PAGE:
If you want a healthy green herb sauce bursting with flavors, this is it! Chimichurri is a traditional Argentinian sauce; the main ingredients in it being Parsley, Garlic, Pepper & Olive Oil. It is used as widely in Argentina as ketchup is used in America. This flavorful sauce is sometimes used as a marinade, for grilled meat ( I could do some fish & shrimp too…). The flavors and ingredients of Chimichurri are probably similar to the cuisine of Spain & Italy. The overall compositions, taste and preparation are similar to French persillade.
Update: got a comment from Gera (See Comments).. that Chimichurri is a national sauce of “Uruguay not only in Argentina.”
Here is a story about the Origin of Chimichurri:
“Chimichurri (also spelled Chimmichurri) originated from Argentina and Uruguay, is a popular sauce used with grilled meat in many Latin American countries. It is told that the unusual name comes from ‘Jimmy McCurry’, an Irishman who is said to have first prepared the sauce. He was marching with the troops of General Jasson Ospina in the 19th century, sympathetic to the cause of Argentine independence. The sauce was popular and the recipe was passed on. However, ‘Jimmy McCurry’ was difficult for the native people to say. Some sources claim Jimmy’s sauce’s name was corrupted to ‘chimichurri’, while others say it was changed in his honor.
Other similar stories involve Jimmy Curry, an English meat importer; a Scot, James C. Hurray, travelling with gauchos; and an English family in Patagonia overheard by the group of Argentinians that were with them while saying “give me the curry”. All the stories share an English speaking colonist and the corruption of names or words by the local population.” (WIKI)
Besides the basic ingredients, several other things like oregano, cumin or cilantro may be used for different variations. The texture may range from smooth to chunky. Chimichurri is served with Grilled Meat & Fried Empanadas. It may be used a marinade too. As any other side or condiment, use your imagination to use this herb sauce; it will spark up anything that you add it to. This Chimichurri Recipe is adapted from Williams Sonoma.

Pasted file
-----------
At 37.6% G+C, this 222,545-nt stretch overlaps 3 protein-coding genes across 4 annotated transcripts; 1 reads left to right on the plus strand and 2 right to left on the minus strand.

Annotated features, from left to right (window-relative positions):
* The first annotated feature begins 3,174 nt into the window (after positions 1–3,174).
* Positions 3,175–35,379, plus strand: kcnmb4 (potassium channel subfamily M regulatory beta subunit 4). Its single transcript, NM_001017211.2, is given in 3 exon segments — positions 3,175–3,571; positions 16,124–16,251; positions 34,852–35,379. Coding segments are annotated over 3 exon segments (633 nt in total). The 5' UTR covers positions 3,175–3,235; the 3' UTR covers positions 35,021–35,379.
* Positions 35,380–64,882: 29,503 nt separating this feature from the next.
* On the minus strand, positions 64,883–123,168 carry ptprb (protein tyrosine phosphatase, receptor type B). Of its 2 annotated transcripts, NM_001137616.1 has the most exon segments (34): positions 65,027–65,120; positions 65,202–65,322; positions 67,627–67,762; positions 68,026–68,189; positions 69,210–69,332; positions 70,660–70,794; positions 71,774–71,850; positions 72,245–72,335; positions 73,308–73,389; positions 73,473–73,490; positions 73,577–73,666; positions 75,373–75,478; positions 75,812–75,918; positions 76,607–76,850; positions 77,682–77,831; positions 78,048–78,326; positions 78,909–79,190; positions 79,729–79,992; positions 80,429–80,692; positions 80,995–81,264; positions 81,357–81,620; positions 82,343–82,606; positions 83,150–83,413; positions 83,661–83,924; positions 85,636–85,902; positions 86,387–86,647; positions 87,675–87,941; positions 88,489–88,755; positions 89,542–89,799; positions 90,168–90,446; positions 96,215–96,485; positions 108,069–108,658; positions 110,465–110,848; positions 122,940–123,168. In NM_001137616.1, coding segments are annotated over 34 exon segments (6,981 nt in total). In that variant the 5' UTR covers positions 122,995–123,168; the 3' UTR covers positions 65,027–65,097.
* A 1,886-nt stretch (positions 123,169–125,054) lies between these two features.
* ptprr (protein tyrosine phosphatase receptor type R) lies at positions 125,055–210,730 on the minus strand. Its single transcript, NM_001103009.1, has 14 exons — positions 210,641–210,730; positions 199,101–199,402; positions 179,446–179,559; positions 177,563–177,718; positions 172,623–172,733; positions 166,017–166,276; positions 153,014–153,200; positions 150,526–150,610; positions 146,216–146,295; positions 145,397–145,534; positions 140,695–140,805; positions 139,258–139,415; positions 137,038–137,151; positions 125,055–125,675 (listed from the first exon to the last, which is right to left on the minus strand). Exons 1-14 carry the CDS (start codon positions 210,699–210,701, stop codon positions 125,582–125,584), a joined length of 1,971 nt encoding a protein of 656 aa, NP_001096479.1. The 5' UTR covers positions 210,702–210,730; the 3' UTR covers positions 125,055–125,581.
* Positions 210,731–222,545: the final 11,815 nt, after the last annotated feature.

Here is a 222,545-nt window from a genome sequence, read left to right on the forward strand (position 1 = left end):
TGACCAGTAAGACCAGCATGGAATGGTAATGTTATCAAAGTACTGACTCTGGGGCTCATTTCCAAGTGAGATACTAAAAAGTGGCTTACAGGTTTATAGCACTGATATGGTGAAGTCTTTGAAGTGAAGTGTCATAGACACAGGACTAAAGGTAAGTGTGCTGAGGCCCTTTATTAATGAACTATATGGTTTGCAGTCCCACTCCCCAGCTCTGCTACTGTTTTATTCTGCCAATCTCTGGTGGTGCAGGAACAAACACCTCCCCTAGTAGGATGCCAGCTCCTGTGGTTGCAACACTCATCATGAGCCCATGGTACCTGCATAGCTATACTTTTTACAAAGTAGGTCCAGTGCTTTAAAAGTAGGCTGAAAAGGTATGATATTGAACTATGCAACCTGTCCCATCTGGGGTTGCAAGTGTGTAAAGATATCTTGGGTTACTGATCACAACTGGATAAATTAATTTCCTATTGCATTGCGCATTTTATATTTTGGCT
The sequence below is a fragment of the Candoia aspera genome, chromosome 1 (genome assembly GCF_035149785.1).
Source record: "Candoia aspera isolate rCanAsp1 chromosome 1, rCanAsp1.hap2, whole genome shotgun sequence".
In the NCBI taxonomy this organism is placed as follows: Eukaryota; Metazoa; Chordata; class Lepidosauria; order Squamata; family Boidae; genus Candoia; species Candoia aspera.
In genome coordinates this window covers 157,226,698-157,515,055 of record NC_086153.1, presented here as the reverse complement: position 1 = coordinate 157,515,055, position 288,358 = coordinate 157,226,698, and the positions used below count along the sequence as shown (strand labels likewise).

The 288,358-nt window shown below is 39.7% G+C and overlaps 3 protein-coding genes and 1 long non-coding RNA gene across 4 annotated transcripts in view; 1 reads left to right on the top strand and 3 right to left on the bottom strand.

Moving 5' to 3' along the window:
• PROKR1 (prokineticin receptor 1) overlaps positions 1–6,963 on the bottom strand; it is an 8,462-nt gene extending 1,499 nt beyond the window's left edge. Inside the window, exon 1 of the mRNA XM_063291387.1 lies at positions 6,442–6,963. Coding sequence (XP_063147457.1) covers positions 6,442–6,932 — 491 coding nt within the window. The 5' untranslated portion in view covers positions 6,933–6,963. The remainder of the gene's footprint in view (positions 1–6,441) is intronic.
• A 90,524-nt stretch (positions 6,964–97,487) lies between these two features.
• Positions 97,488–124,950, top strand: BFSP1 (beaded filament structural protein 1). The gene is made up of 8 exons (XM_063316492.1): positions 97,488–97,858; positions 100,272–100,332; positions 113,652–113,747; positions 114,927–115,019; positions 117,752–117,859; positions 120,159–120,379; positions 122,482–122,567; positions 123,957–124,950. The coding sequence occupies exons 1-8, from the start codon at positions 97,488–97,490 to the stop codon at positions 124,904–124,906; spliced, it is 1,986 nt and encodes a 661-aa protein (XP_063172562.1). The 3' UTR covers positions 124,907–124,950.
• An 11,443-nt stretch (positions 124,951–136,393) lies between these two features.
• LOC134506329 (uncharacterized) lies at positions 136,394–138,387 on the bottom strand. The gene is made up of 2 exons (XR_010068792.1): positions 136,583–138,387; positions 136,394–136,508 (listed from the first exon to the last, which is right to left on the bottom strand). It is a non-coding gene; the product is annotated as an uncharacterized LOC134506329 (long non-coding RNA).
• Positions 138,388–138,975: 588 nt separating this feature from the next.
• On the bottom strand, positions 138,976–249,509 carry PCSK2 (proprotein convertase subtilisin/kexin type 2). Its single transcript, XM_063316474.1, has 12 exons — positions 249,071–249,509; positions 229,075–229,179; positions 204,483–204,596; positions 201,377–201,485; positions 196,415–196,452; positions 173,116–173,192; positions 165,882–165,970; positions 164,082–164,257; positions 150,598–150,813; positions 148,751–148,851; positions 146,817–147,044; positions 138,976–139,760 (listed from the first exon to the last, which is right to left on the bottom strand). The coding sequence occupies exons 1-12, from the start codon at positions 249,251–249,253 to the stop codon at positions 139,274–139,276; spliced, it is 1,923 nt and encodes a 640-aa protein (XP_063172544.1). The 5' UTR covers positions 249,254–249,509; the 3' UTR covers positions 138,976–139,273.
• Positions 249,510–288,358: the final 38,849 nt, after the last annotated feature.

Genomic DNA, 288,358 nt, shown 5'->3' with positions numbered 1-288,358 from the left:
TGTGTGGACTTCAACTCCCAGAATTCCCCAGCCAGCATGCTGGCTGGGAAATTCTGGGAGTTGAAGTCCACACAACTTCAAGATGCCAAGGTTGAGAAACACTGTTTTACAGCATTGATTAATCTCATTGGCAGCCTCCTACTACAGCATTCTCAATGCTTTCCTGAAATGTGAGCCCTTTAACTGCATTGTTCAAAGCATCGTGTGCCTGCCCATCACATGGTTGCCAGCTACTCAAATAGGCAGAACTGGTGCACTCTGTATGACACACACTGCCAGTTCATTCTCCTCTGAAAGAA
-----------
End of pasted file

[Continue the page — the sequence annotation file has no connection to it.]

- 1 Cup packed flat leaved parsley leaves and tender stems
- 4-5 garlic cloves, minced
- 2 Tablespoons fresh oregano leaves (optional)
- A little more than 1/2 cup extra-virgin olive oil
- Coarse sea salt
- Freshly ground pepper, to taste
- 1/4 Teaspoon. red pepper flakes
- 1 Teaspoon Paprika
- 1/2 Teaspoon Roasted Cumin Powder (optional)
- 2 Tablespoons white wine vinegar
Finely chop the parsley, garlic and oregano (or use a chopper or a food processor).
Transfer the mixture to a small bowl and stir in the olive oil, sea salt, black pepper, paprika, cumin and red pepper flakes. Stir in the vinegar.
This sauce may be served immediately, however I like mine when it rests for the few hours as all the flavors deepens & intensifies; may be even overnight.
If not using immediately, cover the chimichurri and refrigerate until ready to use; let it come to room temperature before serving.
Some Information on Parsley:
Parsley (Petroselinum crispum) as a herb adds more than a pretty picture on your plate. There are 2 varieties of Parsley; Curly leaf – used mostly for garnish & the Italian or Flat Leaf.
“Parsley is native to the Mediterranean region of Southern Europe. While it has been cultivated for more than 2,000 years, parsley was used medicinally prior to being consumed as a food. The ancient Greeks held parsley to be sacred, using it to not only adorn victors of athletic contests, but also for decorating the tombs of the deceased. The practice of using parsley as a garnish actually has a long history that can be traced back to the civilization of the ancient Romans” (For more health information on Parsley, read the article in WHFoods). Sending the Chimichurri to the Weekend Herb Blogging#192 hosted by Lynne of Cafe Lynnylu.